For the next decade, from that moment during my undergrad to the time I started my business, my burnout phases ebbed and flowed, but overall, I did well. I worked offshore for long periods of time—12 hours a day for weeks on end—it didn’t faze me. I genuinely enjoyed it. My master’s degree proved more difficult. I moved continents, I took on a part-time job, I did a little too much, stretched myself too thin. Are you seeing the pattern? Even I see the pattern, and I know the answers. It’s the follow-through, the pull-back, the implementation that’s the hard part.

Then I started my own business. “Because that’s always been known to strike balance in lives,” she says sarcastically. I love what I do. I wouldn’t be here unless I did. However, the cycle has come round again, and this time it’s extra bananas. Not only is business busy, but life has also thrown a few curve balls. These are happy ones. Getting engaged and planning a wedding is a happy time, but add an international partner to the mix and it’s my own version of 90-Day Fiancé. Which leads me to my next few points.


Life will always throw curve balls (happy or sad or downright frustrating). For me to tell you to be prepared is ridiculous. That’s the beauty and chaos of life: unpredictability. We all have our list of what’s most important to us. This is about prioritizing YOU. You are an asset. So ensure you take care of the asset. I’m not about to sit here and write down all the things to do for self-care. Right now, I’m doing none of them, but I know how to find my way back, and that’s the key. If you know the way back to centre, you have a plan for betterment.

What fulfills you?

I ask this as a genuine question, so pause and think a moment. It’s likely to be a combination of things, and it changes through life. Sit; write it down. Keep it close and reflect on it during a quiet moment every now and then. Check in with yourself to ensure you’re at least doing one thing in your life that fulfills you. Even if all you can manage is the smallest of things, that’s still a win.

Lean! Hard!

This is a tough one for me. Leaning on those around you doesn’t come innately. I’m a do-it-myself kinda girl. That’s not a brag; that’s an undesirable trait. It’s taken many years and overwhelming moments to get to a point where I could ask for help from those around me, and you know what I learned? People want to help. In times of need, lean in. Delegate where you can (a skill I’m still learning), and be honest and human in your approach. People understand. They relate. And if they don’t, see my point on boundaries above.

So how does this end?

How do I close the loop of burnout and promise myself never to return? How do I get to a place of existential bliss? (I hope you laughed because I wrote that with ALL the sarcasm). I don’t. It’s not realistic. I try not to make those types of promises to myself anymore. Life will shift like the tides. It’s the constant in the chaos. But I can do a much better job of recognizing the signs, veering less off course each time, and implementing all those points I made above. I really strove for perfection when I was younger; the thought revolts me now. It’s impossible and boring and unrelatable. Be real about where you are in your journey of happiness, tiredness, burnout, and exhaustion. You can have all at the same time—I’m speaking from experience.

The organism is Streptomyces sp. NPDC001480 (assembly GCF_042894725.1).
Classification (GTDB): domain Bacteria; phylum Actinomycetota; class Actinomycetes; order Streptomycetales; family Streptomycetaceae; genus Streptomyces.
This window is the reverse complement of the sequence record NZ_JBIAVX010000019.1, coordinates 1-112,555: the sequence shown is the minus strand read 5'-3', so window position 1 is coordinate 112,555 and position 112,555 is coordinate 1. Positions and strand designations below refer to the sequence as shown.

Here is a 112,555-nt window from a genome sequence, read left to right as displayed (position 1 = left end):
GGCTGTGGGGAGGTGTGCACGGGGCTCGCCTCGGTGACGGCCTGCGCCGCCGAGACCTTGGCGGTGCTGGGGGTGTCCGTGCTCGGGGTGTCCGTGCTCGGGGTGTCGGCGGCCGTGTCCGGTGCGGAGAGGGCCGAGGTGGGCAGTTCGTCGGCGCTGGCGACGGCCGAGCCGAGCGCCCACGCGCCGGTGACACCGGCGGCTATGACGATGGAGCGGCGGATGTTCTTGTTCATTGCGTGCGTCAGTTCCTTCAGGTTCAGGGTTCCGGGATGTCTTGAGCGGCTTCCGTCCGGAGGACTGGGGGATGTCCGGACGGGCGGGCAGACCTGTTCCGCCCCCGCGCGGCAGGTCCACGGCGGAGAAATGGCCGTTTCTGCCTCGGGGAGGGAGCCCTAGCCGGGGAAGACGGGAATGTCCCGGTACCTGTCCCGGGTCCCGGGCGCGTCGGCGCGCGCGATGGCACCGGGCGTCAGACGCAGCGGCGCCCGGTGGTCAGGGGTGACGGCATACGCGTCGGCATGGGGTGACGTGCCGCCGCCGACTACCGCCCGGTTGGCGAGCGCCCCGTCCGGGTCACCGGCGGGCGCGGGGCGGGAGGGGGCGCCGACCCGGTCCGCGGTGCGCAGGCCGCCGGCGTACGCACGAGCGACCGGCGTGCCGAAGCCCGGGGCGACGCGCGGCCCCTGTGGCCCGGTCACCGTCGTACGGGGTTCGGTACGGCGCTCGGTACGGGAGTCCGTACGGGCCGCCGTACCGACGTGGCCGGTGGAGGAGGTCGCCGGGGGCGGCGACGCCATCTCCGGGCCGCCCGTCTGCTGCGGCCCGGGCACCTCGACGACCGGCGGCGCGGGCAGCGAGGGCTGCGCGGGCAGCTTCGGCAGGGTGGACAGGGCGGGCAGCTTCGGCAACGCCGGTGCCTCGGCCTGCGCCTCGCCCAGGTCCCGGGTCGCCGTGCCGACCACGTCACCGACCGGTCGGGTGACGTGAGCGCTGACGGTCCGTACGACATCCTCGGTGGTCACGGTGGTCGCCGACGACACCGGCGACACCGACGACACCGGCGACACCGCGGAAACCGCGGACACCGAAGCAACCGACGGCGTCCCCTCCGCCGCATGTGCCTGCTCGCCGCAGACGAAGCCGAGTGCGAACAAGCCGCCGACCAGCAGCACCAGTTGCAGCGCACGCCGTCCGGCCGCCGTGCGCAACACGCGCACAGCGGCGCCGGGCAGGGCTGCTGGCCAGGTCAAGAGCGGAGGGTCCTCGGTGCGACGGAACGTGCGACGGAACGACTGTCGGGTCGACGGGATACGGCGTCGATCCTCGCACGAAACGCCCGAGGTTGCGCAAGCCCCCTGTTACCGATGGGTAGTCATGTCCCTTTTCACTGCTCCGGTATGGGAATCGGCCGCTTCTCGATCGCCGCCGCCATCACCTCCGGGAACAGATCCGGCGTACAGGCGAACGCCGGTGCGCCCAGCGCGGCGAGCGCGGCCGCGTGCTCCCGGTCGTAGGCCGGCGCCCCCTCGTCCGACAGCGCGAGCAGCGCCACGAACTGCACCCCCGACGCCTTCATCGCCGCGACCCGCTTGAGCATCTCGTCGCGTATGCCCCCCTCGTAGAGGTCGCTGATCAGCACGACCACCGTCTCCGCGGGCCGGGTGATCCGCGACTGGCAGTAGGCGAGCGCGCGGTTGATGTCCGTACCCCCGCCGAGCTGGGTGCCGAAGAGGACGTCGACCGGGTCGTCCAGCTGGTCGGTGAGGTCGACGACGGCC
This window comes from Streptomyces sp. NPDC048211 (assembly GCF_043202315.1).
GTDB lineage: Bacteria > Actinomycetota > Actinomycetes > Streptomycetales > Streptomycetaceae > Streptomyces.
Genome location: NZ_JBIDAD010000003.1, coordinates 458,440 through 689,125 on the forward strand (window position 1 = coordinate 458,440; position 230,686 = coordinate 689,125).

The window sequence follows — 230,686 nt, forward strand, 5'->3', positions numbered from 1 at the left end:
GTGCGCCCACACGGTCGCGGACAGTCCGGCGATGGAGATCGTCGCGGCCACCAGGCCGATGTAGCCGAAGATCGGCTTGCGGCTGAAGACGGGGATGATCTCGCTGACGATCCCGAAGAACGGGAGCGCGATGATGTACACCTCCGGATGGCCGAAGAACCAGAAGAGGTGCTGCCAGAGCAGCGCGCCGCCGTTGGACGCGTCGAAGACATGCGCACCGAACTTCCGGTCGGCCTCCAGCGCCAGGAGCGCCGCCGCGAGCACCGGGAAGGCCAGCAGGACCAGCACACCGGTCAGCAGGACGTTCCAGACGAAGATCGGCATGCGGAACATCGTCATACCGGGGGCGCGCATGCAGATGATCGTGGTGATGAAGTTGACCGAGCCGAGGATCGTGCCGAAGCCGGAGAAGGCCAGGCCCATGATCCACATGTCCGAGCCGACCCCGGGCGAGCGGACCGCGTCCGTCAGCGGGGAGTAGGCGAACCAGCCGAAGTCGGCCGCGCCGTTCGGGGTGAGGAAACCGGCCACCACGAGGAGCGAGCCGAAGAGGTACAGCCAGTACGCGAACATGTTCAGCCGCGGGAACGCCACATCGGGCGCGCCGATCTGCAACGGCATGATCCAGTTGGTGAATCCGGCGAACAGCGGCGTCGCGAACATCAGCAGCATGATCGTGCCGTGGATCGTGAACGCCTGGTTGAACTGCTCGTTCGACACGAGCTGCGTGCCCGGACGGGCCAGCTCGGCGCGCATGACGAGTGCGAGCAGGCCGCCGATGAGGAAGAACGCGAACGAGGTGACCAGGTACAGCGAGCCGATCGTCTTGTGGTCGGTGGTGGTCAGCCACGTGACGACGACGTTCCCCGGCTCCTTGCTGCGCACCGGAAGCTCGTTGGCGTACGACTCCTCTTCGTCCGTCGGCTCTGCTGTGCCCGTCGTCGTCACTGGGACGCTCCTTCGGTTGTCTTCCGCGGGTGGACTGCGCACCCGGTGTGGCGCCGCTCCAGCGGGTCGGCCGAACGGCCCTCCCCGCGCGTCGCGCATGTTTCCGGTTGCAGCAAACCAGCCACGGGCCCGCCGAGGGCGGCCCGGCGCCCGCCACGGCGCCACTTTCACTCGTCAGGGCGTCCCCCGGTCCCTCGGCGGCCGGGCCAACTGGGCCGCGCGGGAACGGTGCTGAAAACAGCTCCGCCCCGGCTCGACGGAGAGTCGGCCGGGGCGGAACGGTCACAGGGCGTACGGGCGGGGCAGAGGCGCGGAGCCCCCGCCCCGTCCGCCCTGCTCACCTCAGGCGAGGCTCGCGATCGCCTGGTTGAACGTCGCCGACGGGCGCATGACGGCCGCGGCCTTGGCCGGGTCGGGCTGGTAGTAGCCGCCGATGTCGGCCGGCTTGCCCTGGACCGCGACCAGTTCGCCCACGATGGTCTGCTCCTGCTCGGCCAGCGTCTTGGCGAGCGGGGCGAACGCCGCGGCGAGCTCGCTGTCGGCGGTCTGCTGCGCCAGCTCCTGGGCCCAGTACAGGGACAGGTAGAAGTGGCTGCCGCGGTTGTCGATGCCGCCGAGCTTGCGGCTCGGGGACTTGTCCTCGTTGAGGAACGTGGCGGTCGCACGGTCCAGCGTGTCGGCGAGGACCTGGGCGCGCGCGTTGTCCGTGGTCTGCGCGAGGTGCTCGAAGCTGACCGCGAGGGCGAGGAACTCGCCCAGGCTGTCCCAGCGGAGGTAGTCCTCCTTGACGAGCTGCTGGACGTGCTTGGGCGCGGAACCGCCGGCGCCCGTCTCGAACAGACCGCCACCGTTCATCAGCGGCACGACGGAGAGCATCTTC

The point is that we move forward every day, small steps some days, giant leaps on others. That we recognize our passions and joys in life. It’s the spark behind our eyes that makes us burn bright. So do that—strive to burn bright, not burn out, because we are all so much more beautiful in the light.

Ashley Noseworthy is the CEO and founder of Edgewise Environmental—a certified, women-owned marine environmental consultancy focused on marine mammals, sea birds, and anthropogenic noise mitigation solutions. She holds an MSc in international marine environmental consulting from Newcastle University, a master’s certificate in project management from York University, and a BSc in biology from Memorial University. Ashley has spent over a decade at sea, working offshore on some of the largest energy projects in the world, including West Africa, the Arabian Gulf, the Arctic, and Eastern Canada. She is the 2022 recipient of the NLOWE Trailblazer Award and named one of the Top 100 Inspirational Female Founders of Ocean and Energy 2023 by the Ocean Opportunity Lab. Ashley is a fierce advocate of women in STEM and of breaking down boundaries in non-traditional roles. 


Contact Ashley at Edgewise Environmental Ltd., (709)770-0492,